Technical Analysis

Newsquawk Week Ahead October 24-29th: The central bank derby begins

MON: EZ/UK/US Flash PMIs (Oct)
TUE: NBH Announcement, German Ifo Survey (Oct), US CaseShiller (Oct)
WED: BoC Announcement, BCB Announcement, Australian CPI (Q3), US Adv Goods Trade Balance
THU: ECB Announcement, South Korean GDP (Q3), German GfK Consumer Sentiment (Oct), German Flash CPI (Oct), US GDP Adv (Q3) and PCE (Q3)
FRI: CBR Announcement, BoJ Announcement, Japanese Jobs Report (Q3), Australian PPI (Q3), German Flash GDP (Q3), EZ Sentiment Survey (Oct), US PCE (Sep)

NOTE: Previews are listed in day-order

TORY LEADERSHIP RACE: Following the resignation of Truss as PM after just 44 days in office, an accelerated leadership contest to appoint a new Conservative leader and by extension PM has been called. In an effort to have a new leader in place before the October 31st budget, an event that is itself a point of uncertainty, the format is slightly different to the usual process. Around 14:00BST on Monday, the first and potentially only round of voting will occur with the threshold to progress set at 100/357; as such, only a maximum of three candidates can progress to this point. If there are three candidates, Tory MPs will hold a knockout vote with the MP receiving the fewest votes eliminated. Either way, when it is whittled down to two members this is put to an online ballot of broader Conservative members to determine the next PM, results expected Friday. For reference, if only one candidate gets 100 backers, then they are immediately declared PM. As it stands, it looks like it is going to be a contest between Boris Johnson, Rishi Sunak and Penny Mordaunt; though, bear in mind no candidate has officially declared they are standing just yet. For reference, bookmakers have Sunak in the lead while Johnson is seen as the favoured candidate among grassroots members.

EZ FLASH PMIS (MON): Expectations are for the manufacturing metric to fall to 48.0 from 48.4, services to drop to 48.2 from 48.8, leaving the composite at 47.6 vs. prev. 48.1. The prior report saw the composite PMI decline to 48.1 in September from 48.9 in August. Accordingly, S&P Global noted that “Business activity has now deteriorated for three successive months, indicating falling GDP, with the rate of decline gathering momentum over the third quarter”. This time around, analysts at Investec note that “there has been little in the way of major developments to reverse the current sentiment. As such we expect October’s PMI to remain in contractionary territory, in line with our view that the eurozone is in for a difficult winter, with a mild recession our central case”. From a market perspective, the release will likely play second-fiddle to the ECB policy announcement later in the week which is expected to see policymakers pull the trigger on an additional 75bps hike (see below for further details). That said, a markedly weak report could see traders dial back some expectations for action from the ECB later in the year and early 2023 as the harsh reality of a tough winter for the bloc becomes more visible in the data.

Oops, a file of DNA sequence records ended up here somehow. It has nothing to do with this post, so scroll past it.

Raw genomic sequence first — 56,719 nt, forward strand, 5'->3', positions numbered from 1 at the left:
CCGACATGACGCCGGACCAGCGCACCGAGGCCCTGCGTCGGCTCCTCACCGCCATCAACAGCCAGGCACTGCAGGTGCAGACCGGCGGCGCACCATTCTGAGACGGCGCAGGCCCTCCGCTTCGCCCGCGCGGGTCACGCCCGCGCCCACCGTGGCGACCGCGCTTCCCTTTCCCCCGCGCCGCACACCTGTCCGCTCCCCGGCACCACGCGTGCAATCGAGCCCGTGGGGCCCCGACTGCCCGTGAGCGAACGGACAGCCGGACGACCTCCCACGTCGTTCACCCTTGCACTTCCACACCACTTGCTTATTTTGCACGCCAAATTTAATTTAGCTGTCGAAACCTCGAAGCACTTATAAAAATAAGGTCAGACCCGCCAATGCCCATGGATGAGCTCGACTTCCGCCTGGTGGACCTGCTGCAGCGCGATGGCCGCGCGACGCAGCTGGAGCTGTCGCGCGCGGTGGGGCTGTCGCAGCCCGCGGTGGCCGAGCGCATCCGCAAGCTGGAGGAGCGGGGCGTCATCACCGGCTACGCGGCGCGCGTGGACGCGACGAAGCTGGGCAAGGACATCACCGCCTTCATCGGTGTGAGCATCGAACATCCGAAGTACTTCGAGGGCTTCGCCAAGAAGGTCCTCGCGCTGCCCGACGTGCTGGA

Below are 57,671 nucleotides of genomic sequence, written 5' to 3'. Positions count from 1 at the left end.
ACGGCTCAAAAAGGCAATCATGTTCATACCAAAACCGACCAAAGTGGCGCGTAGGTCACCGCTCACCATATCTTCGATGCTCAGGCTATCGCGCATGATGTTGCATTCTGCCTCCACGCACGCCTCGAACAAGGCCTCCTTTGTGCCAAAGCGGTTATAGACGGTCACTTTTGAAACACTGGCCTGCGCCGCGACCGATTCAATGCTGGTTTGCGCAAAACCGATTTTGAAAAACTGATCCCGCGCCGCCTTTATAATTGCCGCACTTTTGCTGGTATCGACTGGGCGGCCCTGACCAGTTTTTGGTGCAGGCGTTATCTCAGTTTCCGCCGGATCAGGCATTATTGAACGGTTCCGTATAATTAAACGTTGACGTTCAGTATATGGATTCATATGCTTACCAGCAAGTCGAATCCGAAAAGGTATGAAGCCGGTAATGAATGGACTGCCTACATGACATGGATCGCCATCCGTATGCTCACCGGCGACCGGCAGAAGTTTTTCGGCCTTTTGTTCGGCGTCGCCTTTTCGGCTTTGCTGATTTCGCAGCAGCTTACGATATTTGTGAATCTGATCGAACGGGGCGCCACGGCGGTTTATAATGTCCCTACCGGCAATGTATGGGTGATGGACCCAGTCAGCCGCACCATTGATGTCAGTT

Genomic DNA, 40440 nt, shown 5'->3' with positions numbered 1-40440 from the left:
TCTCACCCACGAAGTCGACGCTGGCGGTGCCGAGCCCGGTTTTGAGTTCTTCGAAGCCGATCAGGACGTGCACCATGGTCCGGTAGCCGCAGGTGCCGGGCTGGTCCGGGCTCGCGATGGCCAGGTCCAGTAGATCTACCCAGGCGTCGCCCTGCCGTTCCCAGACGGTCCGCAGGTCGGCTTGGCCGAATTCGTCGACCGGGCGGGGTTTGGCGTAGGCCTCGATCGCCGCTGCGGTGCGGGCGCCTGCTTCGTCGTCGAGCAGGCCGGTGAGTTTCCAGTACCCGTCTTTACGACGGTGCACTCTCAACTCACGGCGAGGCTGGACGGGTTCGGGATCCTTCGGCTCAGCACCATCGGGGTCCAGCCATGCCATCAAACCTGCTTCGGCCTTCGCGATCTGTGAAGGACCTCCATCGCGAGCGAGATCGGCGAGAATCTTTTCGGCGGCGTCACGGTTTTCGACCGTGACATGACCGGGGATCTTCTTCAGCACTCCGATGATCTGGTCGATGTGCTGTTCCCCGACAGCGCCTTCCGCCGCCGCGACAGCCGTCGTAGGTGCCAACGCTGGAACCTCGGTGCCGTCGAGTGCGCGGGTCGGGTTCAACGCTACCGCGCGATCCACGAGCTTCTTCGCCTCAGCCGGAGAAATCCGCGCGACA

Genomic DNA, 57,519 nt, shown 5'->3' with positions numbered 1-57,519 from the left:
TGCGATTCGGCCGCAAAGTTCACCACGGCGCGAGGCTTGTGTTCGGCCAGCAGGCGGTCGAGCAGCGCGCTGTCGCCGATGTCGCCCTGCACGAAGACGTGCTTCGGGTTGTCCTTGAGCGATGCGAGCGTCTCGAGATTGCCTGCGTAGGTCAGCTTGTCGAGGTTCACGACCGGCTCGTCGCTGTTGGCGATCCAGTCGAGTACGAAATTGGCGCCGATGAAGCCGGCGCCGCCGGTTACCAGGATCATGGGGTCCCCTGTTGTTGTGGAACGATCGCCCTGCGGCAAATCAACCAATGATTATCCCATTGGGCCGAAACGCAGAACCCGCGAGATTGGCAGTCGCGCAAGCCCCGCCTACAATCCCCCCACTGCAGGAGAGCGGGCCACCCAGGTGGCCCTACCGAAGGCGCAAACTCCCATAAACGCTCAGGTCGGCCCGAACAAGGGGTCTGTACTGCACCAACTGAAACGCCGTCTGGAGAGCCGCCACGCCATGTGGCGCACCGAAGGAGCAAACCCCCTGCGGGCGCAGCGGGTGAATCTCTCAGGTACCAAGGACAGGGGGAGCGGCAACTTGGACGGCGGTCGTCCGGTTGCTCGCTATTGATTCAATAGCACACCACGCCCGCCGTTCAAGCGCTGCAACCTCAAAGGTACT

UK FLASH PMIS (MON): Expectations are for the services metric to fall to 49.0 from 50.0, manufacturing to weaken to 47.9 from 48.4, leaving the composite at 48.2 vs. prev. 49.1. The prior report saw the composite metric fall to 49.1 from 59.6 with S&P Global noting that “September data highlighted an absence of growth in the UK service sector for the first time in 19 months as the energy crisis continued to hit business and consumer spending”. The October release is not expected to provide much in the way of encouragement given the political turmoil seen in the wake of ex-Chancellor Kwarteng’s “mini-budget” which prompted a surge in borrowing costs. Although some of the impact of this was mitigated following the appointment of Jeremy Hunt as Chancellor who essentially tore up Kwarteng’s plans, concerns remain over political stability in the UK and public finances amid a GBP 40bln hole that needs to be plugged. From a policy perspective, the BoE is widely expected to deliver a 75bps hike at its November 3rd meeting following Chancellor Hunt’s fiscal plan due on October 31st (this could be pushed back amid the ongoing Conservative leadership contest). Given the gravitas of these two events, any traction in UK assets following the PMI release is likely to be fleeting.